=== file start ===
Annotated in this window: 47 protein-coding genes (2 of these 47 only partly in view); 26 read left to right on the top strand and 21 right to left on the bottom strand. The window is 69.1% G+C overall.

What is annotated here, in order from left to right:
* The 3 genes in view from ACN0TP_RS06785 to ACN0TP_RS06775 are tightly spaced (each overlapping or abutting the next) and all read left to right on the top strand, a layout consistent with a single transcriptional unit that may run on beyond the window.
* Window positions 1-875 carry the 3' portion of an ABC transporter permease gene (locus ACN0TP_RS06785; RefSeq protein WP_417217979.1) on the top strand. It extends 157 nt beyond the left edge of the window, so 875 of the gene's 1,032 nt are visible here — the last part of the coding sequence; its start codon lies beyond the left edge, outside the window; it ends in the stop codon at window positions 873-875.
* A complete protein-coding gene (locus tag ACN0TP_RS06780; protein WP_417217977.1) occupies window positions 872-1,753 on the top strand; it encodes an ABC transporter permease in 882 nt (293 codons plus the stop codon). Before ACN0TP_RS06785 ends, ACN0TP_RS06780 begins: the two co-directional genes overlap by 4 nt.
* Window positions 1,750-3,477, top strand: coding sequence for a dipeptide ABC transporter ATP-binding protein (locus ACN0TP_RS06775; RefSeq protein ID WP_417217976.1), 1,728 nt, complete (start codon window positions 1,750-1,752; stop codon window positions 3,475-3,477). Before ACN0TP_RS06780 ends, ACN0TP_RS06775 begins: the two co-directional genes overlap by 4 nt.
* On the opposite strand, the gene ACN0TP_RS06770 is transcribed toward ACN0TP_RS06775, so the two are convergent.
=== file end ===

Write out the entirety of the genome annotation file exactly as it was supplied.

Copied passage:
Annotated in this window: 47 protein-coding genes (2 of these 47 only partly in view); 26 read left to right on the top strand and 21 right to left on the bottom strand. The window is 69.1% G+C overall.

What is annotated here, in order from left to right:
* The 3 genes in view from ACN0TP_RS06785 to ACN0TP_RS06775 are tightly spaced (each overlapping or abutting the next) and all read left to right on the top strand, a layout consistent with a single transcriptional unit that may run on beyond the window.
* Window positions 1-875 carry the 3' portion of an ABC transporter permease gene (locus ACN0TP_RS06785; RefSeq protein WP_417217979.1) on the top strand. It extends 157 nt beyond the left edge of the window, so 875 of the gene's 1,032 nt are visible here — the last part of the coding sequence; its start codon lies beyond the left edge, outside the window; it ends in the stop codon at window positions 873-875.
* A complete protein-coding gene (locus tag ACN0TP_RS06780; protein WP_417217977.1) occupies window positions 872-1,753 on the top strand; it encodes an ABC transporter permease in 882 nt (293 codons plus the stop codon). Before ACN0TP_RS06785 ends, ACN0TP_RS06780 begins: the two co-directional genes overlap by 4 nt.
* Window positions 1,750-3,477, top strand: coding sequence for a dipeptide ABC transporter ATP-binding protein (locus ACN0TP_RS06775; RefSeq protein ID WP_417217976.1), 1,728 nt, complete (start codon window positions 1,750-1,752; stop codon window positions 3,475-3,477). Before ACN0TP_RS06780 ends, ACN0TP_RS06775 begins: the two co-directional genes overlap by 4 nt.
* On the opposite strand, the gene ACN0TP_RS06770 is transcribed toward ACN0TP_RS06775, so the two are convergent.